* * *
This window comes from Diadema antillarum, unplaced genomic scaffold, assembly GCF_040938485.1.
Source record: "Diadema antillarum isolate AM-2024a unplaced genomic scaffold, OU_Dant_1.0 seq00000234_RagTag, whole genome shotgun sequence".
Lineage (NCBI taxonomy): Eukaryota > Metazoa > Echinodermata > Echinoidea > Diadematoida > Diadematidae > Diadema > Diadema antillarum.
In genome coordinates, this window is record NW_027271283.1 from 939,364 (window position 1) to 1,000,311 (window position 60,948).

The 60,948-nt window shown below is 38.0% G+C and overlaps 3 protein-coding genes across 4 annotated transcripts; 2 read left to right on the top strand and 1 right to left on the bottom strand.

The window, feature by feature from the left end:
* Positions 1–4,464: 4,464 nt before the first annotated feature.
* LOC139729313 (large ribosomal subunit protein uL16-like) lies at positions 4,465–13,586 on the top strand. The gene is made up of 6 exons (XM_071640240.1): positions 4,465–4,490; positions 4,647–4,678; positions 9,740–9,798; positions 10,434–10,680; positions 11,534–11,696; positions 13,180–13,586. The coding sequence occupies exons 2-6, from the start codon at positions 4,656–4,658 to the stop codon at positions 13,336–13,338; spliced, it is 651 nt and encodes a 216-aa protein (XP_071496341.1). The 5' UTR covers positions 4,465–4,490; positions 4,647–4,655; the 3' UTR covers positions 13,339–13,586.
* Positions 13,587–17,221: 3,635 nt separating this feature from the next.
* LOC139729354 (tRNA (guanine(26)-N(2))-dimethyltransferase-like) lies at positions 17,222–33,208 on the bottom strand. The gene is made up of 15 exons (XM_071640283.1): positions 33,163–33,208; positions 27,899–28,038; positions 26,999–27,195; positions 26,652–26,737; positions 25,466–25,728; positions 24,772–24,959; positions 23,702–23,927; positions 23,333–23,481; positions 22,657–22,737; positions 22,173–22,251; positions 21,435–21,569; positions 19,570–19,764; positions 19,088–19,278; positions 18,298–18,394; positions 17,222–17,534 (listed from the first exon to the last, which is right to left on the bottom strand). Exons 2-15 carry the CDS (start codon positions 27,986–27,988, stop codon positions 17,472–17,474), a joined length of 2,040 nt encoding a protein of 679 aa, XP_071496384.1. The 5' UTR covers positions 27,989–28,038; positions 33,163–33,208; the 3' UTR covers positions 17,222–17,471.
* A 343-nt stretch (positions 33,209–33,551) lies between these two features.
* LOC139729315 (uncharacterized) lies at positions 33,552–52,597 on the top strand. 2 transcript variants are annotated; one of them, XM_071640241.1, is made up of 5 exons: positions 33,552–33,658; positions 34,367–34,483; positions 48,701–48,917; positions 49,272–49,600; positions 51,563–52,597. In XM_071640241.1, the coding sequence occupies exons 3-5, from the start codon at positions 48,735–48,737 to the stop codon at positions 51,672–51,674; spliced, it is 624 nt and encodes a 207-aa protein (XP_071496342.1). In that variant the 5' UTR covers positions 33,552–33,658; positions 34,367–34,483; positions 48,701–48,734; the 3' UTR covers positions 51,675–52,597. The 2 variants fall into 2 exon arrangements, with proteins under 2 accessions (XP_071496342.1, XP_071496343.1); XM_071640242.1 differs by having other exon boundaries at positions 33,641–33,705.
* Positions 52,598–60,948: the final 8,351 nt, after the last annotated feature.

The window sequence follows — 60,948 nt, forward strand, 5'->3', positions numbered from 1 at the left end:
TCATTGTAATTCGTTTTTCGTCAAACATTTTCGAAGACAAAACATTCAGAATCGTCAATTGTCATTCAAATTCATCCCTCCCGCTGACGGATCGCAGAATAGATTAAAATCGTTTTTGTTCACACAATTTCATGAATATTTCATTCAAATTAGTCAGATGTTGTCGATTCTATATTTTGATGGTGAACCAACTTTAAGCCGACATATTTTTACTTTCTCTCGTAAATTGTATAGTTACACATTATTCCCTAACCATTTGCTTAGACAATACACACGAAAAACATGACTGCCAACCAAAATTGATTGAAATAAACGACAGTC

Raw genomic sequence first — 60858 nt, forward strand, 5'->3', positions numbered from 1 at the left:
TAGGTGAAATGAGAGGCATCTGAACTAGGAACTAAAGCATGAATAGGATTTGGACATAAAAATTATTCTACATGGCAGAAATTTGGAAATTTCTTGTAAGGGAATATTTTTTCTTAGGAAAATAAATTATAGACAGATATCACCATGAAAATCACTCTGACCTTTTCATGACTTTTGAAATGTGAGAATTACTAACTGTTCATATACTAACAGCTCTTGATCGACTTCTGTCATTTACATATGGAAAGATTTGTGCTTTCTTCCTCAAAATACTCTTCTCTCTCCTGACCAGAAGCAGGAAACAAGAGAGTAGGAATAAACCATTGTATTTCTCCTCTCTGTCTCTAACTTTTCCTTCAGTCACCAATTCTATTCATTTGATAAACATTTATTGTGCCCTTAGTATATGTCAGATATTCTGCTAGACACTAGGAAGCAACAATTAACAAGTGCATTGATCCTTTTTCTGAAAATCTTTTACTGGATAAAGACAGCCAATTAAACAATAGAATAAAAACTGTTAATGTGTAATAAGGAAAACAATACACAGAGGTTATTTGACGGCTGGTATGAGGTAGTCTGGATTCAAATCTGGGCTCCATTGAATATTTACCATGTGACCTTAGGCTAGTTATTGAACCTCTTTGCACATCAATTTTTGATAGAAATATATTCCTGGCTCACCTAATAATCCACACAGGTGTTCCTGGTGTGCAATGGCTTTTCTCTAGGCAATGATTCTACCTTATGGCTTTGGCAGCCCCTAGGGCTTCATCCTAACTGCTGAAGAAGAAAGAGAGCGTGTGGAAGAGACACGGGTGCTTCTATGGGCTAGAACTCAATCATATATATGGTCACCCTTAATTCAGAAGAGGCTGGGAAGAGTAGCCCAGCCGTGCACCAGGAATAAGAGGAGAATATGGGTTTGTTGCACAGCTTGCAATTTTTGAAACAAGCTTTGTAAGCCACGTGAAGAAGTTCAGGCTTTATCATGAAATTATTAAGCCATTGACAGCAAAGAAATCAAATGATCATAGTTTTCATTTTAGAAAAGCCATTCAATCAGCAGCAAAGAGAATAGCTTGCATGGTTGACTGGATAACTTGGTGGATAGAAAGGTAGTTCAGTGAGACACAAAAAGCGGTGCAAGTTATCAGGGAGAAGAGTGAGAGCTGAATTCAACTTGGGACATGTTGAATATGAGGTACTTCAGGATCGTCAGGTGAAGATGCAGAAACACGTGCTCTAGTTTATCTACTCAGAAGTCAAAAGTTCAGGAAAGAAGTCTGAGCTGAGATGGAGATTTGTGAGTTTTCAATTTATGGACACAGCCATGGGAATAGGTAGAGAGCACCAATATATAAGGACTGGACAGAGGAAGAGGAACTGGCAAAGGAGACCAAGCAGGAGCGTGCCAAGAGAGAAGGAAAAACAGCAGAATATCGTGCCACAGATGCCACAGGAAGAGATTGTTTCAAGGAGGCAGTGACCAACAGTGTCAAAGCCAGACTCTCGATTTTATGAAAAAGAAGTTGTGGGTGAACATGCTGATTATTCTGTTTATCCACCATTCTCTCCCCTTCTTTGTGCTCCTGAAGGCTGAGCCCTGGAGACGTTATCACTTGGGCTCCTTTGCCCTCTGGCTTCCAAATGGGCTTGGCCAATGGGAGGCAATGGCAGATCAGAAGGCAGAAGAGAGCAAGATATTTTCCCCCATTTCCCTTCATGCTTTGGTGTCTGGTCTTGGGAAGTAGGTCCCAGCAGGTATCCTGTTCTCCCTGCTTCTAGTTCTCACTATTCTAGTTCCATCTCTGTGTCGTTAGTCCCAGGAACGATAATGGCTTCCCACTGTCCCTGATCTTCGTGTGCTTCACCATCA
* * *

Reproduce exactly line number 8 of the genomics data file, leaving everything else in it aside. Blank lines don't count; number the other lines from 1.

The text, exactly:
* LOC139729313 (large ribosomal subunit protein uL16-like) lies at positions 4,465–13,586 on the top strand. The gene is made up of 6 exons (XM_071640240.1): positions 4,465–4,490; positions 4,647–4,678; positions 9,740–9,798; positions 10,434–10,680; positions 11,534–11,696; positions 13,180–13,586. The coding sequence occupies exons 2-6, from the start codon at positions 4,656–4,658 to the stop codon at positions 13,336–13,338; spliced, it is 651 nt and encodes a 216-aa protein (XP_071496341.1). The 5' UTR covers positions 4,465–4,490; positions 4,647–4,655; the 3' UTR covers positions 13,339–13,586.